Studio One has a great feature called Conform to Scale where once enabled, it conforms your MIDI notes to a specified scale. It can be useful for the beginner computer musician who is still learning what notes fall within a key and scale, and it's also helpful for more advanced users as well to help them create harmonies for their chord progressions or even melodies. Plus it can speed up the composing workflow of both beginners and advanced users. By conforming your MIDI notes to a scale, you give yourself more control over how your MIDI is going to work in the key of your song. Let’s take a look at how to use this feature in Studio One.
Step 1—Enabling Conform to Scale
First let’s see how to activate this feature. Record in a MIDI part on an Instrument track. Then double-click the Instrument track to open up the MIDI Editor window. Now on the right you’ll see a box that you can tick, next to Scale. Select a scale or mode that you are using in your song. Let’s say you’ve recorded a MIDI part in the key of D major into your Instrument track. The D major scale contains 2 sharps (C# and F#). When you’ve enabled this feature, you'll see blue lines on the piano roll. They'll be showing you which notes are contained in the scale—here you’ll see D, E, F#, G, A, B, C#. This feature is also handy if you need to brush up on, and improve on your music theory. You can use this to see which notes reside in the scale, and if you switch between the different scales, you can see how the notes differ between the scales.
Step 2—Chord Progressions
What’s important to notice is that if you select your MIDI notes and move them either up or down, you’ll see how they conform to the notes within the scale. So let’s say you have a simple chord progression of D G D A, you can easily harmonize chords with this feature.
First create a duplicate of the instrument track you want to harmonize. To do this, select your instrument track, right-click on it and select Duplicate Track with Events. This track will have the same instrument on it, but you can switch this to a different instrument if you want another type of sound.
Double-click the event to open it up in the MIDI Editor. Make sure you have Scale ticked, and have chosen the scale and key you want to use. Let’s stick with the D Major scale. Now select all your MIDI notes in the MIDI event, and then drag the notes up a 3rd so the bottom note of the first chord is F#. Play back and hear how the chord progression is harmonized by the new instrument. That sounds good; it’s added the Maj7th to the D and G chords, and the A has become an A7. You can also easily make tweaks. I’d rather try a different chord for the A on the second track. Grab the G notes in the chord and drag them up to the next note they snap to in the key, and this will be A, making this now an inversion of A.
This technique is a great way to double up and layer your chord progressions. Plus you can see what notes fall within the scale that you can use to build up chords. Now let’s see how it works with harmonizing melodies.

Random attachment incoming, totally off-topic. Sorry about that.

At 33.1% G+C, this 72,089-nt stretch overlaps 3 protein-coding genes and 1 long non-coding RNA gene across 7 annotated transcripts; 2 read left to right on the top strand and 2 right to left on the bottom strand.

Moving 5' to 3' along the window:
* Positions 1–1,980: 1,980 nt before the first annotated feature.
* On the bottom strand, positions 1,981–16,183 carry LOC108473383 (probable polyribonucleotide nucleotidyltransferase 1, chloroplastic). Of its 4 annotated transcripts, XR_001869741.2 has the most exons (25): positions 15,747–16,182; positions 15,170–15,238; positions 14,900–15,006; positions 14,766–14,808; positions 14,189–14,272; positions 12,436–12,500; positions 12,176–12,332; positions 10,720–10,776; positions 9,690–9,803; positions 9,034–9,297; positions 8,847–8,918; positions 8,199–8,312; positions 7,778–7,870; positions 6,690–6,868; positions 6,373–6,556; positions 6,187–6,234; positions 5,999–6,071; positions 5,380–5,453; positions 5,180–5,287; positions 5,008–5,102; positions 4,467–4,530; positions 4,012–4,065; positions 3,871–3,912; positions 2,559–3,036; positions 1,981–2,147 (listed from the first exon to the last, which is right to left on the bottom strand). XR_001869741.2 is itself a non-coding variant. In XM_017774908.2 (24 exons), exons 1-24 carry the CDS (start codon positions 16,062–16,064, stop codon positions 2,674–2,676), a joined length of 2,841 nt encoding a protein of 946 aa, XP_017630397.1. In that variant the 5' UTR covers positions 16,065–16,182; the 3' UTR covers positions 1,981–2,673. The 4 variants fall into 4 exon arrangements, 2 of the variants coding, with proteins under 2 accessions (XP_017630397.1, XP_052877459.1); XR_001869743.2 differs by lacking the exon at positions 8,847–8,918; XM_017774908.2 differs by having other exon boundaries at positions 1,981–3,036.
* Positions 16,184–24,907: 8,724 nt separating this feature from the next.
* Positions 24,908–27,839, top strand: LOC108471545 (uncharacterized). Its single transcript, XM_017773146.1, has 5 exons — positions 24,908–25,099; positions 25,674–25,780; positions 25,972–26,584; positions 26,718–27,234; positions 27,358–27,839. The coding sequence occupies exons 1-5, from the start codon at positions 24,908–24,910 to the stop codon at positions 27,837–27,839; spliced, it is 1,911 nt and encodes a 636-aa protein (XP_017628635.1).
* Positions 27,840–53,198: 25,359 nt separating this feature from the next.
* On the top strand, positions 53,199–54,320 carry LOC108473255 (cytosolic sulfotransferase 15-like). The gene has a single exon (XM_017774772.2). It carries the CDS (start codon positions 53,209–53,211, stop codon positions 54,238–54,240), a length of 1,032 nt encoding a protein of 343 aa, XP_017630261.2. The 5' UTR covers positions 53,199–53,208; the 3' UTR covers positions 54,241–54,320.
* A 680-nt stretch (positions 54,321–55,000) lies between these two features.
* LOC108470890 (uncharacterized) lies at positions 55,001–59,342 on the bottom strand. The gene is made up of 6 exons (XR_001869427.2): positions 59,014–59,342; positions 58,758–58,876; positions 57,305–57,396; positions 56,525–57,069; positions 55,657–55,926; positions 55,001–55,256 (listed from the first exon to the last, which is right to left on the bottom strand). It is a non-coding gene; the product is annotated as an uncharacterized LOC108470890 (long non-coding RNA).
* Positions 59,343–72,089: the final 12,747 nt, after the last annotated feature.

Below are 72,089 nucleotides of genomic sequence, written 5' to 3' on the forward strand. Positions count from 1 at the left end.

Step 3—Harmonizing Melodies
The Conform to Scale feature really comes into its own when you use it to harmonize your melodies. To see it in action, record in a melody over your chord progression. Duplicate this instrument track and its events. Now go into the MIDI editor for this duplicate event and enable the Conform to Scale and chose the key. Let’s try some different harmonies for the melody. Select all the notes in the event, and then drag them down a 6th below. My melody starts on F#, so I have selected all the notes and then dragged them down to A, giving me a lower harmonized melody to the main melody. You'll see how the rest of the notes are moved up, plus how they are shuffled on to the correct keys in the scale. Now play back and hear how the new harmonized melody sound. If some notes don’t sound quite right within your melody, you can select them and drag them around to hear where they sit better. The beauty is that when you drag the notes around they'll conform to the scale, so there won't be any notes that fall out of the scale range.
What also works quite well when harmonizing a melody is to choose to mute some of the notes, so that part of the melody is accented with a harmony. This technique is a great way to add in dynamics.
You can also use a different scale for the chord progressions compared to the melody. For example, maybe you want to use a D major scale for the chord progression, and then a D major pentatonic for the melody. So the chord progression contains D, E, F#, G, A, B, C#. But they melody scale will contain only D, E, F#, A, B. So it’s missing the G and C#. What’s important to note here is that the D major pentatonic is a derivative of the D Major scale. So, my favorite thing about Conform to Scale? It helps you learn how the notes in scales work and how they can help you build up chord progressions and melodies within the scale, plus how other scales can work within each other in a song.
See how useful it is to use the Conform to Scale to create harmonies of your chord progressions and melodies. If you're a beginner, this is a great way to make sure your shifted MIDI notes fall on notes within the scale. For advanced users, this helps speed up your workflow when building up harmonized instruments in your song arrangements. Try this feature out in your next music production, it’s really a quick way to build up interesting melodies within your songs.
For more Studio One tips and tricks check out the following tutorials: